How Argentina Used a MERCOSUR Decision to Regularize Over a Million Migrants: Migration Notebook
The third IOM Migration Notebook (Cuadernos Migratorios), published
in Buenos Aires this week, reports on MERCOSUR’s migration
initiatives and how Argentina turned a political decision by
MERCOSUR Heads of State into a regularization programme that
benefitted more than a million migrants.
The 2002 binding agreement by MERCOSUR, the Southern
Cone’s political, economic and social union, by its original
members Argentina, Brazil, Paraguay and Uruguay, on residence for
nationals of MERCOSUR countries, opened the way for member and
associate countries to regularize and integrate migrants.
Venezuela joined MERCOSUR last July and the rest of
Spanish-speaking South American countries are now associate
“The 2002 agreement constituted a new vision of how to
overcome the obstacles of irregular migration for governments and
migrants. This was the moment when the South American Common
Market countries decided to include in their national migration
policies the free movement of MERCOSUR nationals,” explains
Juan Artola, IOM Regional Director for South America.
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In 2004, Argentina unveiled Patria Grande, a regularization
programme for migrants living in the country. Since then
nearly 1.1 million people have obtained legal residence - 90% of
them MERCOSUR nationals. IOM supported the initiative by
contributing to the design and implementation of the software for
the registration and processing of applications.
Between 1992 and 2003 Argentina regularized the status of
156,000 foreigners through one-time amnesty decrees, but since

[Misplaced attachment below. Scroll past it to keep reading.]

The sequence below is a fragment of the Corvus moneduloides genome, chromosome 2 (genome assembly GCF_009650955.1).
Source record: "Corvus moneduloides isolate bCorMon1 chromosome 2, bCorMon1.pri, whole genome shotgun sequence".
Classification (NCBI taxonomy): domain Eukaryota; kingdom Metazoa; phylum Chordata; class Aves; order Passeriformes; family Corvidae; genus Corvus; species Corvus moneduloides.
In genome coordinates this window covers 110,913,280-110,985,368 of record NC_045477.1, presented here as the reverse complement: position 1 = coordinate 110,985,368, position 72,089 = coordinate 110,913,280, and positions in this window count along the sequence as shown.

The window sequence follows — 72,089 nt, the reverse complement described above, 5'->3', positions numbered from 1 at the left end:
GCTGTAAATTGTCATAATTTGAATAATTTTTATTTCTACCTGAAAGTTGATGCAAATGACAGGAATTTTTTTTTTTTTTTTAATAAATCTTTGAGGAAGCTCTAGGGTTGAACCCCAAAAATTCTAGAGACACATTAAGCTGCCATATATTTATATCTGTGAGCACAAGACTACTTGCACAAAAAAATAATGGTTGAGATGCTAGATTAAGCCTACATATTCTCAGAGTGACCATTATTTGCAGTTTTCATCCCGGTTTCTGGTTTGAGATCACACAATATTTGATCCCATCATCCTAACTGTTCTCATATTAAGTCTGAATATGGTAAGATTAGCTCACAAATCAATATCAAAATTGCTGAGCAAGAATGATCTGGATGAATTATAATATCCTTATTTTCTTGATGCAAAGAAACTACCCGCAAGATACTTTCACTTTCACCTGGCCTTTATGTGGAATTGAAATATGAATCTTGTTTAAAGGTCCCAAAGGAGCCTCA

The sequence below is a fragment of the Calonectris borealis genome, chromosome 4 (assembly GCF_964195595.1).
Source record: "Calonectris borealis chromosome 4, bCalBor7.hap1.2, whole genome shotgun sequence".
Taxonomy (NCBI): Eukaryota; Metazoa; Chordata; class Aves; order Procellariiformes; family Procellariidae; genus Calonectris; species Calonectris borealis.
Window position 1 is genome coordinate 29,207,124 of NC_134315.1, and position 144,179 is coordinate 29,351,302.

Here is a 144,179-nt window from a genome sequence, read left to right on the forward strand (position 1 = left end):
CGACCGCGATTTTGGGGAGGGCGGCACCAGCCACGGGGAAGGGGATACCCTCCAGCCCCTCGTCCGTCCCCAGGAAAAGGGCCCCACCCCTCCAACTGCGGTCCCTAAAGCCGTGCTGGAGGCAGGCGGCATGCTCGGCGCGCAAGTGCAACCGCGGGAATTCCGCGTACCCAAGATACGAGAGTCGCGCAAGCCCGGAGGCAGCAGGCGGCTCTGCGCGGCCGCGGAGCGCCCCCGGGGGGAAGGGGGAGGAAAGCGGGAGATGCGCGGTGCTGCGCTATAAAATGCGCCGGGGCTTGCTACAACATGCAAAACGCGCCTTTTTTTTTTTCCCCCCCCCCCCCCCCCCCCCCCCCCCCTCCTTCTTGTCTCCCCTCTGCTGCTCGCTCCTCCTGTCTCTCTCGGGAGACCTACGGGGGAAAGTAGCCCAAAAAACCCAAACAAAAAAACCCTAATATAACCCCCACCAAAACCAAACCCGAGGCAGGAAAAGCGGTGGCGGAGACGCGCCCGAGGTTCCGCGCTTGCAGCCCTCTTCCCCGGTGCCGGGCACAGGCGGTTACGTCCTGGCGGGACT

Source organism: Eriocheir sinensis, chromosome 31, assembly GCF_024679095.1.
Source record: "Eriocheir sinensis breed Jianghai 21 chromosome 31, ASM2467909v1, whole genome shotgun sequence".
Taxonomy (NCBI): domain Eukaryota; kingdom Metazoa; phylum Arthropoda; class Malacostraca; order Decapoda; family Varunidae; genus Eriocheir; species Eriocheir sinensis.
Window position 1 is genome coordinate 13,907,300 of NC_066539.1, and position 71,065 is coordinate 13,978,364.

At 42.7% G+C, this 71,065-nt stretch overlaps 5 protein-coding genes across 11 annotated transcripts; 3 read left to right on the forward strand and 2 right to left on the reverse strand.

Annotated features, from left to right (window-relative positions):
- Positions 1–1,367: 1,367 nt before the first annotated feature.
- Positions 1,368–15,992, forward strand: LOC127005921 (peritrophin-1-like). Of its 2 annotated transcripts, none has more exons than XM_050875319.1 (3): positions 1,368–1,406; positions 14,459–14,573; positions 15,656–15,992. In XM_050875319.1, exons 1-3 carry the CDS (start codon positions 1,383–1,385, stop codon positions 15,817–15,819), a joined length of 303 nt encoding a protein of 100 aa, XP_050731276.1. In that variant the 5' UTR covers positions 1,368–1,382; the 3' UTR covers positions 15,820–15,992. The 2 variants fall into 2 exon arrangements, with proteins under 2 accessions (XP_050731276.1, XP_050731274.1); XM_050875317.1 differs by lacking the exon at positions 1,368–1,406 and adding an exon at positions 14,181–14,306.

policy and legislation restricted immigration, thousands of new
irregular migrants were arriving each year.
Between 2003 and 2006, Argentina regularized more than 400,000
foreigners. The IOM study notes that in 2003 the unemployment rate
was 16.3%, while by 2006 it had decreased to 6%, confirming that
the regularizations had a positive impact on unemployment.
Throughout its history, Argentina has been a country of
destination for migrants. Between 1881 and 1914 more than 4.2
million people, mostly Europeans, settled in the country (2 million
from Italy, 1.4 million from Spain, 170,000 from France, and
160,000 from Russia). In 1914 more than 30 per cent of the
population was foreign born.
In contrast to the early 20th century, the 2010 census in
Argentina showed that of a total migrant population of 1,806,000,
77% were from neighbouring countries (Paraguay (550,713), Bolivia
(345,272), Chile (191,147) and Peru (157,514.)
The Migration Notebook series is published by the IOM Regional
Office for South America and examines relevant migration issues,
current trends and/or policy dilemmas.
The full report in Spanish can be found at:
For more information, please contact